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A fit 59 year old man with no past medical history of respiratory diseases presented with chest pain and bilateral pleural effusions. On arrival at the specialist thoracic unit his haemoglobin was 7.2 g/l. A CT scan (fig 1) and selective arteriography (fig 2) confirmed an acute bilateral haemothorax secondary to a ruptured bronchial artery aneurysm of the distal segment of the right bronchial artery just below the level of the carina. The patient was treated with bilateral intercostal chest drainage and the aneurysm was successfully treated with coil embolisation. He was discharged home on day 8 and a repeat CT scan before his discharge revealed almost total regression of the haemothoraces and no enhancement of the aneurysm.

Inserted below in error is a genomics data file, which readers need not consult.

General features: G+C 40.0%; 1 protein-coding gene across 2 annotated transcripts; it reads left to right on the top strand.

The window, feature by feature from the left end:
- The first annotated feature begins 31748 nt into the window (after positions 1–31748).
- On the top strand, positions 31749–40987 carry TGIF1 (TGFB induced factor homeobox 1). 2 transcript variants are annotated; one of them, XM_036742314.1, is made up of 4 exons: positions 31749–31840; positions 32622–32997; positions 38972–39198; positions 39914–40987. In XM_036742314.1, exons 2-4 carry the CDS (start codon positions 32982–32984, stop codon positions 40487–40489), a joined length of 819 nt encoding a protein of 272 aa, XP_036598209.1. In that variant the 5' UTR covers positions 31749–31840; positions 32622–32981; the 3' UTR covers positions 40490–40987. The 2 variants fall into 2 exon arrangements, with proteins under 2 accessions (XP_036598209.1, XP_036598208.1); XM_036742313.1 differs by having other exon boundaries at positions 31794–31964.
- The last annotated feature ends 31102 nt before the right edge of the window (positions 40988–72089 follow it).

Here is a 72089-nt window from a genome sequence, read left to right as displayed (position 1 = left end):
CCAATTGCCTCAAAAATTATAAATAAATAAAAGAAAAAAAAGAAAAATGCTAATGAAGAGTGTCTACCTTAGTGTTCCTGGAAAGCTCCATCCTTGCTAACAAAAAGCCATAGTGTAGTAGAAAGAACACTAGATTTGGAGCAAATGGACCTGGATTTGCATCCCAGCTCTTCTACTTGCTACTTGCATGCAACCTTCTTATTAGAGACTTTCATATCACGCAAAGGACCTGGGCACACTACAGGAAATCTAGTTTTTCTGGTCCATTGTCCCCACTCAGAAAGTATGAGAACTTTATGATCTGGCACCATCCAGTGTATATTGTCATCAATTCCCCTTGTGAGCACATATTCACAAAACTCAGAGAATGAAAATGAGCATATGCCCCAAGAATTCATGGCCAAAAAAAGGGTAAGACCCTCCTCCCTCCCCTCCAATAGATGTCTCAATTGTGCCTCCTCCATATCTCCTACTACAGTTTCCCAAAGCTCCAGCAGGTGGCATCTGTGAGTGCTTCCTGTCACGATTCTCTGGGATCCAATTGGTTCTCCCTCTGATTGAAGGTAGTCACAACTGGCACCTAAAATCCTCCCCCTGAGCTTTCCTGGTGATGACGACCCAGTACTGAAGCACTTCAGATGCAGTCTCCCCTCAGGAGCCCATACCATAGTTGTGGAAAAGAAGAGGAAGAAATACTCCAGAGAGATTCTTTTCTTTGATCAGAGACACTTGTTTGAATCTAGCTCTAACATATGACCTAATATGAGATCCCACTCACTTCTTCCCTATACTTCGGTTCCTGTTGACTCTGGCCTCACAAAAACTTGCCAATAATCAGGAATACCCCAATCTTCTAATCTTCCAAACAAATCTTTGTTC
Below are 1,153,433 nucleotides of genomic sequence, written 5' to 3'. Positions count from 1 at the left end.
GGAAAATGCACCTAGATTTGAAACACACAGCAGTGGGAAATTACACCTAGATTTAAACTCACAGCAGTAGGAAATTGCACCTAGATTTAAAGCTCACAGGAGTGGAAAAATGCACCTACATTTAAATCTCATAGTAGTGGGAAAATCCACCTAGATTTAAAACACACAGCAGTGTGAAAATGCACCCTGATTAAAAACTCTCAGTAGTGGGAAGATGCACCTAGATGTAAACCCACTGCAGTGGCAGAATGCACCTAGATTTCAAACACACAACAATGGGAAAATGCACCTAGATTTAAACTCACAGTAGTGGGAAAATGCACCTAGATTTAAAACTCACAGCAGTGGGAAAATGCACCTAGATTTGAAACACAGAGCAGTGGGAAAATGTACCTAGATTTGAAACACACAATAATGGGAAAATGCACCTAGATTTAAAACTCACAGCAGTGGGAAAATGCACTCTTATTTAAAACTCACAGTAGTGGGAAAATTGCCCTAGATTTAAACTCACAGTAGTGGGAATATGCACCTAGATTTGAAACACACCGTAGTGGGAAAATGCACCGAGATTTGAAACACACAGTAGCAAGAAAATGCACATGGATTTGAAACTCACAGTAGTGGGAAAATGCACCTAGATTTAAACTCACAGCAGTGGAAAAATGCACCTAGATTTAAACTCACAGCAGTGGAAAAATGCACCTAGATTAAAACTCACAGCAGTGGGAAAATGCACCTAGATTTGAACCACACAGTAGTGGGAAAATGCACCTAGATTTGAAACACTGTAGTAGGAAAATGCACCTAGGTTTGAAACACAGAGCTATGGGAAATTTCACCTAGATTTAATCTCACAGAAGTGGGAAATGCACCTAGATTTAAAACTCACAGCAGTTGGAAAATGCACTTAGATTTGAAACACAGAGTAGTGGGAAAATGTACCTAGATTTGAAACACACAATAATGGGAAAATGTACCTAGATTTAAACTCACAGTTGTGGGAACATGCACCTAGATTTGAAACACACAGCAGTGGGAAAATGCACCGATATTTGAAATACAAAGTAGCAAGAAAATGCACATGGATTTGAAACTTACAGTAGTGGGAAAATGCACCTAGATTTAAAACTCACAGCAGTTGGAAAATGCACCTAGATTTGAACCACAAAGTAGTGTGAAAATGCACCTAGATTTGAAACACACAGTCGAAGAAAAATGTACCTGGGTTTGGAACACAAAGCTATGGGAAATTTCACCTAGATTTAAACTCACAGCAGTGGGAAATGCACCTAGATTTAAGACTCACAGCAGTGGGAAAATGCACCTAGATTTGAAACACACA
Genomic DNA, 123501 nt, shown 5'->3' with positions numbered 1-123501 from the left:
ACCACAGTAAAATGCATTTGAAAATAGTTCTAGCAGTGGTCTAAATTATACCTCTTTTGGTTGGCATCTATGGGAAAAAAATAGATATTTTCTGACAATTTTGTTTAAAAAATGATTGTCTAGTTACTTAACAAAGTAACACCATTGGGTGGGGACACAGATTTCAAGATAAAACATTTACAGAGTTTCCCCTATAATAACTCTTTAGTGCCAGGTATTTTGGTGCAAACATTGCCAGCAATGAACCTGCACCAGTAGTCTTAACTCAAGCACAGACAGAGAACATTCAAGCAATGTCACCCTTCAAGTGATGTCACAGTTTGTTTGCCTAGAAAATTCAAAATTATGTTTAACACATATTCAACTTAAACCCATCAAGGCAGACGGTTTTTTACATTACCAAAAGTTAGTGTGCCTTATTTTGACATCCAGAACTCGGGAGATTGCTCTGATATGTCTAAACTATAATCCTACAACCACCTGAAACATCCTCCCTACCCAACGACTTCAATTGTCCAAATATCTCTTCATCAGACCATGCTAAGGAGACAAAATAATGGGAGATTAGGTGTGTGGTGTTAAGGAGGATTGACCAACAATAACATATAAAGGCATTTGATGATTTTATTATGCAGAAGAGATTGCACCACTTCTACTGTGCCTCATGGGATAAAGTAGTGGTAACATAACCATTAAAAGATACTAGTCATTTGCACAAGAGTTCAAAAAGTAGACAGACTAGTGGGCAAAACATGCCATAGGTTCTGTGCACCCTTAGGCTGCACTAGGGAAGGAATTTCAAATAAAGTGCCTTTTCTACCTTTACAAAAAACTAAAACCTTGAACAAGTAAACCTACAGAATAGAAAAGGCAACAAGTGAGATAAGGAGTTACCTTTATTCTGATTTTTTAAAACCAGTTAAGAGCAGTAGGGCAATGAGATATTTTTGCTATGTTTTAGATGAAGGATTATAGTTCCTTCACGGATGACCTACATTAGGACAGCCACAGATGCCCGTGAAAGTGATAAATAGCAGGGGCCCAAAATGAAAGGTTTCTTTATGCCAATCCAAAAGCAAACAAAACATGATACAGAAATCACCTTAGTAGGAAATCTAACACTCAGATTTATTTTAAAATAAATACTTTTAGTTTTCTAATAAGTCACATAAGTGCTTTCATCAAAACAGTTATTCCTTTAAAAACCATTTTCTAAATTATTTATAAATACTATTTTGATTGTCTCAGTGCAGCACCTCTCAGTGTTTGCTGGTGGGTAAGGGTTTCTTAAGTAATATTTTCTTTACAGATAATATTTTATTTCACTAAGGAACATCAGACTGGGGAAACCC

Bronchial artery aneurysm should be considered as differential diagnosis of acute bilateral haemothorax.
If the patient is stable, first line management should be radiologically guided coil embolisation.
Surgery should be reserved for patients in whom embolisation is contraindicated (allergy to iodinated contrast medium, existence of medullary artery) and in cases where anatomical configuration makes complete and definitive embolisation of the aneurysm impossible.
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